Living life as an Apple Genius

Living life as an Apple Genius

Summary: Ever wonder where they get those Apple Geniuses at Apple stores?MacLife has the answer.


Ever wonder where they get those Apple Geniuses at Apple stores?

MacLife has the answer. In a story on being an Apple Genius there are the following takeaways:

  • Apple actually trains folks that work in the Apple store--a lot.
  • Most of these Apple Genius types are in it as a part-time job or for fun.
  • An Apple Genius splits his time between working on gear and dealing with customers, some of which may be very quirky.
  • An Apple Genius needs three certifications--OS, desktop and portable. "They're not superhard," says the current Apple Genius of the certification exams, "but they do require studying, and you have to recertify every year."
  • And there's a lot of role play to act out customer interactions and the various variables an Apple Genius may have to deal with.

All of this sounds so obvious, but it's part of that Apple store experience. Can someone forward this story to Home Depot?

Topic: Apple

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  • But, but, but, Apples adn Apple users

    never need help. I mean they are so easy to use, never crash, and installing code is always perfect...
    • Most of the people

      That talk with the Geniuses are new users. I would suggest you read the article (not
      the cheap knock off here at ZDNet) and gain some real insight. Oh wait that would
      ruin your rant, nevermind. Just keep on ranting, people will see you for the fool you
      really are.
      • Hey, its not me that said Apple needs no tech support.

        But don't little facts like that bother ya...
        • Learn to read

          Read the full article, not the ZDNet hack job. It clearly states
          [b]Everyone I know who's doing full-time Mac IT is doing it on a part-time consulting
          basis. They make good money, and it seems to be fairly rewarding, but their clients
          tend to be fairly Mac-savvy to begin with and have no need for full-time help. [/b]
          That sounds like an accurate statement (based on my experience). On the other
          hand, windows IT is a booming business, due to bad software design, a company
          that refuses to listen to it's customers and the general characteristics of a monopoly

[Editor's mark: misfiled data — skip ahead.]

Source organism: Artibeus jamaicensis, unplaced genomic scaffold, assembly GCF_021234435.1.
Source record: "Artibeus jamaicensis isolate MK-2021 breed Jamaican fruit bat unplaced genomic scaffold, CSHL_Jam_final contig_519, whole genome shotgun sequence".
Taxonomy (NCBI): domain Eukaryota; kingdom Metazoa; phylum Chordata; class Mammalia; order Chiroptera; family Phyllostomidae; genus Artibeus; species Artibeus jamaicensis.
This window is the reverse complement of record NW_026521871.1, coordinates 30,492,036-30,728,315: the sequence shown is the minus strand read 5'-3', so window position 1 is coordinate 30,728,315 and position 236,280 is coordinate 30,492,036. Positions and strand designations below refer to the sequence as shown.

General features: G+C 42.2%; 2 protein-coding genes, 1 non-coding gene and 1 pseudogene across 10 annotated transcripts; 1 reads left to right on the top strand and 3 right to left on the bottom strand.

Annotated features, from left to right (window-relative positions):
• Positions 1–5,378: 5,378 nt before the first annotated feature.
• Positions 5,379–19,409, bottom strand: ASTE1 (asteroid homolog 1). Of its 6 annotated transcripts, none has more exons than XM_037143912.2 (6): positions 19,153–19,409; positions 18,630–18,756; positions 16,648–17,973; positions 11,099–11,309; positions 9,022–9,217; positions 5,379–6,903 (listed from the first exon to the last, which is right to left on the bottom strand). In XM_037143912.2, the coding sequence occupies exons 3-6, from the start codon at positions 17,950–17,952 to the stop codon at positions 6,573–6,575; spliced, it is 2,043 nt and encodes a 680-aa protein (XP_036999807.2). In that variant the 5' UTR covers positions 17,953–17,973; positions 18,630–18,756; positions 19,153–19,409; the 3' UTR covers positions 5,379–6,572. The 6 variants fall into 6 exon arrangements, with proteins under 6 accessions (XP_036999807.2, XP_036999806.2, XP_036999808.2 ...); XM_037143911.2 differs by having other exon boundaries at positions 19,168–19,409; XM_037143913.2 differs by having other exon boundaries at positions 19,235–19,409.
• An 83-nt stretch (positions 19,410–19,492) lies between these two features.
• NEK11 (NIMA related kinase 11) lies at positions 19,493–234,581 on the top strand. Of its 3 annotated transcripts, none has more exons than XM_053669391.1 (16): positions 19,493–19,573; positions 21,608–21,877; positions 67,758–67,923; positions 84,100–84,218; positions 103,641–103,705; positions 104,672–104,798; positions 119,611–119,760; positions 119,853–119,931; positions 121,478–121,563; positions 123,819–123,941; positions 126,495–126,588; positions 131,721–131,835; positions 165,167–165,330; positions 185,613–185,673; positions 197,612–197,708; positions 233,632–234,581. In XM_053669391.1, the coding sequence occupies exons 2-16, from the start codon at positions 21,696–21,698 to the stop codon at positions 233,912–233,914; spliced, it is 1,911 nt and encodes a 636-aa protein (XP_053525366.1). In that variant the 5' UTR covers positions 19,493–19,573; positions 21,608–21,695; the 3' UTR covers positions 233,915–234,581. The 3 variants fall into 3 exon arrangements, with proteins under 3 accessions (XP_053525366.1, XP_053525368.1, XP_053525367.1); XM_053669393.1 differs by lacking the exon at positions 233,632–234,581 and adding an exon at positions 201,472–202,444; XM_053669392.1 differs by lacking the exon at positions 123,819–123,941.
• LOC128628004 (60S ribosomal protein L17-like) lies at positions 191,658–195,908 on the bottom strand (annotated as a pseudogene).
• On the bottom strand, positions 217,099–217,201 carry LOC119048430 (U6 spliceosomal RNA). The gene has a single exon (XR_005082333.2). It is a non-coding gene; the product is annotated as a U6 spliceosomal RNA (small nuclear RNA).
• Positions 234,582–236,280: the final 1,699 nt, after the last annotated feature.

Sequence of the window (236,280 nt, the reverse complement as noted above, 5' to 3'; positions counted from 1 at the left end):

ecosystem. Is windows getting better? Yes, but the rest of the world is getting better
      • By the way...

        Have you installed all 111 patchs for the first 5 months of this year from Apple yet?
        • Only if....

          There were 111 patches for my system. Too bad there weren't, huh? You keeping you
          antivirus, anti-spam,malware checking software patched and up to date? With all the
          work it takes to keep a windows system healthy, I'm surprised you have time to be on
          here at all.
          • Keeping a Windows system healthy


            It's actually quite easy. It's called "Windows Update", and it's set-and-forget.

            Same same with my anti-virus (AVG Free) and anti-spyware (Windows Defender).

            If I get bored (I have a low threshold for boredom) I check Microsoft Update manually to see if there's anything needed. Takes very little time at all.

            Any other lies you want to spread?
            M.R. Kennedy
          • What lies?

            [i]It's actually quite easy. It's called "Windows Update", and it's set-and-forget[/b]
            That's one thing I'd never suggest, as you want to inspect any "system" updates or
            patches. Nothing worse than installing a patch that breaks some important piece of
            software. Also there is no need to let Microsoft choose what's on you system. I'm
            sure you've heard of WGA spyware? So any doing a diligent job, never uses automatic
            updates. No matter what system they are using. So show me the lies, bet you can't.